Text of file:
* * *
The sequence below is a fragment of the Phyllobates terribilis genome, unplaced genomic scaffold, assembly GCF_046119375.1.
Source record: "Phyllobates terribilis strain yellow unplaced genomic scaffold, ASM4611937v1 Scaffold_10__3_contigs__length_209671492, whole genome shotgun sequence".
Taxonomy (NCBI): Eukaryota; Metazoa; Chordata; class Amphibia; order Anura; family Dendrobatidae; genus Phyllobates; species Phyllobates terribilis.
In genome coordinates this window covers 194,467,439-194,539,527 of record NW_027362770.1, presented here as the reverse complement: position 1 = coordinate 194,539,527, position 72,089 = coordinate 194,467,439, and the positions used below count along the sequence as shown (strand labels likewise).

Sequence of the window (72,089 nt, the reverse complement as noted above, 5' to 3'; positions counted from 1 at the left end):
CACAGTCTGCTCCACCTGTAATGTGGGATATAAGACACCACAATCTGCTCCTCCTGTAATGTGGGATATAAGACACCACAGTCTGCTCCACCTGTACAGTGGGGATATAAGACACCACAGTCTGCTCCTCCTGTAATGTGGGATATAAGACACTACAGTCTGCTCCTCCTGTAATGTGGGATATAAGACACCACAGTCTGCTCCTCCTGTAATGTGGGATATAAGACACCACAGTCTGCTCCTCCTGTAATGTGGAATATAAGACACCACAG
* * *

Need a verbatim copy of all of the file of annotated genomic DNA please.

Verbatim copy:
The sequence below is a fragment of the Phyllobates terribilis genome, unplaced genomic scaffold, assembly GCF_046119375.1.
Source record: "Phyllobates terribilis strain yellow unplaced genomic scaffold, ASM4611937v1 Scaffold_10__3_contigs__length_209671492, whole genome shotgun sequence".
Taxonomy (NCBI): Eukaryota; Metazoa; Chordata; class Amphibia; order Anura; family Dendrobatidae; genus Phyllobates; species Phyllobates terribilis.
In genome coordinates this window covers 194,467,439-194,539,527 of record NW_027362770.1, presented here as the reverse complement: position 1 = coordinate 194,539,527, position 72,089 = coordinate 194,467,439, and the positions used below count along the sequence as shown (strand labels likewise).

Sequence of the window (72,089 nt, the reverse complement as noted above, 5' to 3'; positions counted from 1 at the left end):
CACAGTCTGCTCCACCTGTAATGTGGGATATAAGACACCACAATCTGCTCCTCCTGTAATGTGGGATATAAGACACCACAGTCTGCTCCACCTGTACAGTGGGGATATAAGACACCACAGTCTGCTCCTCCTGTAATGTGGGATATAAGACACTACAGTCTGCTCCTCCTGTAATGTGGGATATAAGACACCACAGTCTGCTCCTCCTGTAATGTGGGATATAAGACACCACAGTCTGCTCCTCCTGTAATGTGGAATATAAGACACCACAG